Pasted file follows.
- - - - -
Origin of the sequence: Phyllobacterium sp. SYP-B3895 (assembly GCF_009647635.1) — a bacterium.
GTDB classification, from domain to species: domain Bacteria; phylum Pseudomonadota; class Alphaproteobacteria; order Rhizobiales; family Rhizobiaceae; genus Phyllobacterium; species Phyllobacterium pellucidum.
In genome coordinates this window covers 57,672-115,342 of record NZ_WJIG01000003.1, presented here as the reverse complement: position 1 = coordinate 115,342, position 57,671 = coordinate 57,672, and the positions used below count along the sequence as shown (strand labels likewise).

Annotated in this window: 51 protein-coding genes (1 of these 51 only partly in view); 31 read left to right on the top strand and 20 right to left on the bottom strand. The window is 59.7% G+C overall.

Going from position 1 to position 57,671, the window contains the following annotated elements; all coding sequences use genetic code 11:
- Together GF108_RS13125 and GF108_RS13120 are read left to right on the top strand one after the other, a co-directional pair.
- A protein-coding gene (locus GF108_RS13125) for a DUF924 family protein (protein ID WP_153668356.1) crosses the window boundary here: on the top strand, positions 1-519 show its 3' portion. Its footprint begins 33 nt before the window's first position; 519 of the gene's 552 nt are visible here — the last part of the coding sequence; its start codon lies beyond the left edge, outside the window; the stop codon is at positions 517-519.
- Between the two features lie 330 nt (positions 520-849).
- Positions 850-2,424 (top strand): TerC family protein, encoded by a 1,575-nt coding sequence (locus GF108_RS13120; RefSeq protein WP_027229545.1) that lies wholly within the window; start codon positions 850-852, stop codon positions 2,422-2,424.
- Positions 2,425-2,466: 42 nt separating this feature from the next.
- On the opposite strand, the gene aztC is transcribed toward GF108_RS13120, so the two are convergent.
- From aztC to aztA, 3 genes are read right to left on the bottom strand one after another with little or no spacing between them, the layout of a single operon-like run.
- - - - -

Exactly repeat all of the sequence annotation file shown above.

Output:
Origin of the sequence: Phyllobacterium sp. SYP-B3895 (assembly GCF_009647635.1) — a bacterium.
GTDB classification, from domain to species: domain Bacteria; phylum Pseudomonadota; class Alphaproteobacteria; order Rhizobiales; family Rhizobiaceae; genus Phyllobacterium; species Phyllobacterium pellucidum.
In genome coordinates this window covers 57,672-115,342 of record NZ_WJIG01000003.1, presented here as the reverse complement: position 1 = coordinate 115,342, position 57,671 = coordinate 57,672, and the positions used below count along the sequence as shown (strand labels likewise).

Annotated in this window: 51 protein-coding genes (1 of these 51 only partly in view); 31 read left to right on the top strand and 20 right to left on the bottom strand. The window is 59.7% G+C overall.

Going from position 1 to position 57,671, the window contains the following annotated elements; all coding sequences use genetic code 11:
- Together GF108_RS13125 and GF108_RS13120 are read left to right on the top strand one after the other, a co-directional pair.
- A protein-coding gene (locus GF108_RS13125) for a DUF924 family protein (protein ID WP_153668356.1) crosses the window boundary here: on the top strand, positions 1-519 show its 3' portion. Its footprint begins 33 nt before the window's first position; 519 of the gene's 552 nt are visible here — the last part of the coding sequence; its start codon lies beyond the left edge, outside the window; the stop codon is at positions 517-519.
- Between the two features lie 330 nt (positions 520-849).
- Positions 850-2,424 (top strand): TerC family protein, encoded by a 1,575-nt coding sequence (locus GF108_RS13120; RefSeq protein WP_027229545.1) that lies wholly within the window; start codon positions 850-852, stop codon positions 2,422-2,424.
- Positions 2,425-2,466: 42 nt separating this feature from the next.
- On the opposite strand, the gene aztC is transcribed toward GF108_RS13120, so the two are convergent.
- From aztC to aztA, 3 genes are read right to left on the bottom strand one after another with little or no spacing between them, the layout of a single operon-like run.